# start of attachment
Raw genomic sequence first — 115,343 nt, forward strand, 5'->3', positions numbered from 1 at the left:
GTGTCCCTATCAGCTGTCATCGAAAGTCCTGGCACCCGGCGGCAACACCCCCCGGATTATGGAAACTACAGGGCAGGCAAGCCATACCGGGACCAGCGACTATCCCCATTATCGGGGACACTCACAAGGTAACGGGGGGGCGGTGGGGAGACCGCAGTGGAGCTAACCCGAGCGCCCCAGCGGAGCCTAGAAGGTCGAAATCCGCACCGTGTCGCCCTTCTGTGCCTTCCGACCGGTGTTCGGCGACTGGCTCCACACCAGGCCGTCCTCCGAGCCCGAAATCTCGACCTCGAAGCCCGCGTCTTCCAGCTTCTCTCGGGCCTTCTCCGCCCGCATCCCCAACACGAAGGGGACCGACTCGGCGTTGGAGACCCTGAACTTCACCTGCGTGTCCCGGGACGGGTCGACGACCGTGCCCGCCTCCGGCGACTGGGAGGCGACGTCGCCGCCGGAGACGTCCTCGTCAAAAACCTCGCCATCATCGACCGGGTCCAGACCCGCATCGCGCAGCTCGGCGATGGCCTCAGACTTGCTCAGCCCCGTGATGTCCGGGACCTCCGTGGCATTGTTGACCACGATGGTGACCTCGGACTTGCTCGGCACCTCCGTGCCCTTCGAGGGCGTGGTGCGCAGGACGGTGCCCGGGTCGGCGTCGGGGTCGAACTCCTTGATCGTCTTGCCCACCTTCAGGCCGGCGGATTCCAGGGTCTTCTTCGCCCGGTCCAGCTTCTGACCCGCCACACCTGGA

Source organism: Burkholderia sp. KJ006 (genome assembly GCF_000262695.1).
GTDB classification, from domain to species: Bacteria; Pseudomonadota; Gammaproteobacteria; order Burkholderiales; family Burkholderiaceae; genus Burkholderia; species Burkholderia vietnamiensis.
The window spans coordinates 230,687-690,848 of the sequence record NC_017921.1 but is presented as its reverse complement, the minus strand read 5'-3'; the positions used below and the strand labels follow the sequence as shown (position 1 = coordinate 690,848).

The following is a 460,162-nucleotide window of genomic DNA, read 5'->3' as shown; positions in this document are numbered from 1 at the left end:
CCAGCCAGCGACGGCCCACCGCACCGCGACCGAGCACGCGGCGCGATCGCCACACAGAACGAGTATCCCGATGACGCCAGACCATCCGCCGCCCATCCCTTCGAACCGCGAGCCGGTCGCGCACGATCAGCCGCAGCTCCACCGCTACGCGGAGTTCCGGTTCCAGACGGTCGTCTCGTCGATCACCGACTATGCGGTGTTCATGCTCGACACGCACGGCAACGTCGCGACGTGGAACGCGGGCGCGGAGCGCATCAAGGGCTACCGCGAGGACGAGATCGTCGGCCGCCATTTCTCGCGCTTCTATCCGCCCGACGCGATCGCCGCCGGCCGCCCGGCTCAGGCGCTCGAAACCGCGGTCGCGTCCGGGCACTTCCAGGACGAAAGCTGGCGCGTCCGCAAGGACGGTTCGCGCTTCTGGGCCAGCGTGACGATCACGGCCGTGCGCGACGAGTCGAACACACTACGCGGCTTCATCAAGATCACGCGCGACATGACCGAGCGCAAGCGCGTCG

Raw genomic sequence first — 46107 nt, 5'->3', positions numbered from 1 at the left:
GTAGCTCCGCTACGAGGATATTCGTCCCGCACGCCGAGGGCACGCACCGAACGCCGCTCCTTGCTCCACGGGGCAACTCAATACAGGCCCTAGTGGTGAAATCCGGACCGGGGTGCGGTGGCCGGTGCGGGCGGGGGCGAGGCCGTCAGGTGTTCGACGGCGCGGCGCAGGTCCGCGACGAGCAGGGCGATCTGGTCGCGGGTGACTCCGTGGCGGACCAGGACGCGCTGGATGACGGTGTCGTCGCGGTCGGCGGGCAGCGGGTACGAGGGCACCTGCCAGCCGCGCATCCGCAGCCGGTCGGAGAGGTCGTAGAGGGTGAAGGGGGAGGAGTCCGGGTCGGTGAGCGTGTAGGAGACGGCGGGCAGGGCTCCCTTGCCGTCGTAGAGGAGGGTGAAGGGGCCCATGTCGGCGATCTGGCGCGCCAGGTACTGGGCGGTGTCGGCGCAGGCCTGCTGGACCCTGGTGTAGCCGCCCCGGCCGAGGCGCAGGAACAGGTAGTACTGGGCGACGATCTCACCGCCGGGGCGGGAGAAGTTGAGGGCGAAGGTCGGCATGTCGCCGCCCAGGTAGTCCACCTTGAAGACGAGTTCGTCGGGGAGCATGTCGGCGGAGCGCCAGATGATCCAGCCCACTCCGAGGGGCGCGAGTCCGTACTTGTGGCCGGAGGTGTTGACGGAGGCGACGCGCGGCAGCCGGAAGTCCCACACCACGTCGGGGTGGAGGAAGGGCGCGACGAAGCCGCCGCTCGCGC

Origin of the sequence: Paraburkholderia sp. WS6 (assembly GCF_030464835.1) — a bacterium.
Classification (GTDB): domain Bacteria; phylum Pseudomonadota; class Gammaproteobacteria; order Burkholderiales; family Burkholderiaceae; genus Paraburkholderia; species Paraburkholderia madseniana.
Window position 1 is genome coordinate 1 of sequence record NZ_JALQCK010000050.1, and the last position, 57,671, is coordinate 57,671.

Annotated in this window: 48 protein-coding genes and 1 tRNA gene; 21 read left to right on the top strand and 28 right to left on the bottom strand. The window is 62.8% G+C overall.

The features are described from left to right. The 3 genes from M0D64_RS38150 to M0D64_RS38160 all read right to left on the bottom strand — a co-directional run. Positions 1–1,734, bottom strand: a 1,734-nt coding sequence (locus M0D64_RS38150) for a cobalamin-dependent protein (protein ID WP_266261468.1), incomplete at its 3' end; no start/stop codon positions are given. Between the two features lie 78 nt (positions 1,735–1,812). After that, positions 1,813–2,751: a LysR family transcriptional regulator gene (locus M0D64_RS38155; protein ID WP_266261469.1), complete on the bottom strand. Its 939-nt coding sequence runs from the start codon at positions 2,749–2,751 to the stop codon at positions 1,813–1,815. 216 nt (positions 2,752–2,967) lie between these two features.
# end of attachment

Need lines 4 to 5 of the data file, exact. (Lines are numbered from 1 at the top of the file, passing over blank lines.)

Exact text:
GTDB classification, from domain to species: Bacteria; Pseudomonadota; Gammaproteobacteria; order Burkholderiales; family Burkholderiaceae; genus Burkholderia; species Burkholderia vietnamiensis.
The window spans coordinates 230,687-690,848 of the sequence record NC_017921.1 but is presented as its reverse complement, the minus strand read 5'-3'; the positions used below and the strand labels follow the sequence as shown (position 1 = coordinate 690,848).